As breweries continue to pop up in astonishing numbers across the country (there are 55 in Vermont, or according to the Brewers Association 11.5 breweries per capita) beer, despite the endless variety, is becoming more similar across categories than ever before. For instance, breweries on the west coast are trying their best to replicate the hazy, New England IPA style. Meanwhile, a brewery in Pennsylvania brews one of the best cervezas in North America. But in Poughkeepsie, New York there’s a brewery that’s making beer specific to its immediate terroir by only using New York-grown ingredients. Plan Bee Farm Brewery, founded in 2013, produces beers like Moon Shed, a spontaneously fermented wild ale that was cooled under a Blood Moon and turbid mashed with heirloom corns grown on their farm, and Best Spuds, a tart ale made with potatoes and aged in red wine barrels.
Founded by Emily and Evan Watson, this is a family affair. The recipes and branding are helmed by Evan, and the business side of things is Emily’s doing. Together, they manage the brewery’s farm (which they rebuilt themselves), as well as their quaint taproom and the beer’s bottling and distribution—of which most is still done by hand, including wax-sealing the bottles one at a time.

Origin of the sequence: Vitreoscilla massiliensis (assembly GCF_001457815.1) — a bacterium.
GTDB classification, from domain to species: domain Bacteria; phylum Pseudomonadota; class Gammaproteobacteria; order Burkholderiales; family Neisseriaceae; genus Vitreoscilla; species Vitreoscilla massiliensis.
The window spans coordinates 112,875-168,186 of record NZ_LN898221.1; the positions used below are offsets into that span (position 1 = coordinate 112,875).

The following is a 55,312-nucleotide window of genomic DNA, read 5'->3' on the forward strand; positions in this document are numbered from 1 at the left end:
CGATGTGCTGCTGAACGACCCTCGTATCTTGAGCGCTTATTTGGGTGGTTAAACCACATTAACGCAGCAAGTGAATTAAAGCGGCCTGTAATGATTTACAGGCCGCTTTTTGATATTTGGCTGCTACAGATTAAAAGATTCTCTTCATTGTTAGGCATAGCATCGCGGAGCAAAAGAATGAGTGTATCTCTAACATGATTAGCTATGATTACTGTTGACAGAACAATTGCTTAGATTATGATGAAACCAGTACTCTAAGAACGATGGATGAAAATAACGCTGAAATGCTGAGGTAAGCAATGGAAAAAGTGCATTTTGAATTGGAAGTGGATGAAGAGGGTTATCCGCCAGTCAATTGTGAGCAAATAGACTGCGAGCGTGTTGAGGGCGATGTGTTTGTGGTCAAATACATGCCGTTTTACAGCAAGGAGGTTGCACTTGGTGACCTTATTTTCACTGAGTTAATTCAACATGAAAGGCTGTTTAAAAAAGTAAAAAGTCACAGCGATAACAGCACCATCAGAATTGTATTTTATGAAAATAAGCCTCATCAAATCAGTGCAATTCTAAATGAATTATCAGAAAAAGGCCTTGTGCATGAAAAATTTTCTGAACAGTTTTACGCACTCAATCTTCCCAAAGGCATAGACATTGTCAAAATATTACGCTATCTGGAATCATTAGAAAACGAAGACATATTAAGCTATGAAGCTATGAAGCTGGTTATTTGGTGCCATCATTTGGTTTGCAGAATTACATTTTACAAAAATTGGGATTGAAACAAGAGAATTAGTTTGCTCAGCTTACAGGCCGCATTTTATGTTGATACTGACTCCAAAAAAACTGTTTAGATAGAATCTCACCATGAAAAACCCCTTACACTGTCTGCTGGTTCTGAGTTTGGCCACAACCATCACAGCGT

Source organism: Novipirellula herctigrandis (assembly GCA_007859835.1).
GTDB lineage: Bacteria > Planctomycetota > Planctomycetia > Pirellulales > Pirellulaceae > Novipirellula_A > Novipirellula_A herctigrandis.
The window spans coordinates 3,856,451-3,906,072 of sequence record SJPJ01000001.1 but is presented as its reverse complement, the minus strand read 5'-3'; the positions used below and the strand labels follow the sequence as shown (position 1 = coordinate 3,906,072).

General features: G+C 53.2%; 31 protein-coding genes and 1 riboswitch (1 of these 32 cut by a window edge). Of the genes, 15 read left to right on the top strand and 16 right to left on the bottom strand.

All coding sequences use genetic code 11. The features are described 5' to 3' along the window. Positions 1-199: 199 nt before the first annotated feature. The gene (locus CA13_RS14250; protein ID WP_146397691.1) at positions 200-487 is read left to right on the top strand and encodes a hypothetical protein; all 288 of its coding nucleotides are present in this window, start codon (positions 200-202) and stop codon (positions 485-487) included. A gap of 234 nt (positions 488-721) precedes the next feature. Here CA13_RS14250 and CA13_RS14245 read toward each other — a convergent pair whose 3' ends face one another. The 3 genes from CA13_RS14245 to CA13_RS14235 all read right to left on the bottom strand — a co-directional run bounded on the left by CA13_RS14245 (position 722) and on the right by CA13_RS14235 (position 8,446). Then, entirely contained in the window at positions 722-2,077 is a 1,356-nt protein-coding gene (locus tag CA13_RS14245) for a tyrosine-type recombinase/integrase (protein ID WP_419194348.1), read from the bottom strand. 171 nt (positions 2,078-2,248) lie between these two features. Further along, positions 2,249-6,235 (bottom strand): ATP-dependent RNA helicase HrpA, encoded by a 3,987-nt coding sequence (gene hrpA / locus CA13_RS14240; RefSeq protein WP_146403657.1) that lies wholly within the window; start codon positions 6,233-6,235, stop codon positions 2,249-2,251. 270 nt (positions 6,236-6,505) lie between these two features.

The pair stand out in an industry where authenticity and individuality are highlights of nearly all openings. A brewery can be city- or region-specific in the way it makes its beer, or the type of beer they make, but Plan Bee is Poughkeepsie beer—proudly and precisely. Their business is unabashedly dedicated to New York; everything from their barrels to their wheats and yeasts, the brewing system and the cleaning products come from their home state.
“Using local ingredients is part of our mission, to create beers from our community for our community. We believe it is the best way to get the freshest ingredients to represent our unique terroir and it also keeps all the money in our local economy. We are now working on becoming 100% sustainable. We have offset our electric use by signing up for community solar; we are looking to run the brewhouse on biofuel that we will generate from our spent grain and compost; we use our own well water from the well we drilled on site, and continue to find ways to recycle, reuse and reduce our waste. It is a lifestyle choice, not just a business,” Emily says.
“Our yeast is sourced from our raw honey from our beehives on the farm. The bees forage in less than a two-mile radius which means they are capturing the terroir of our farm and that is used to ferment all our beers—giving them their truly unique flavor. The property has never been conventionally farmed which means the soil has been able to reach a natural balance that gives us many gems that would have been lost with human intervention—wild strawberries, Queen Anne’s lace, nettles, wild grapes, wild blackberries, rose hips. Many of these wild ingredients find their way into our beer but the wild yeast is the cornerstone of Plan Bee that we couldn’t have without this land,” she continues.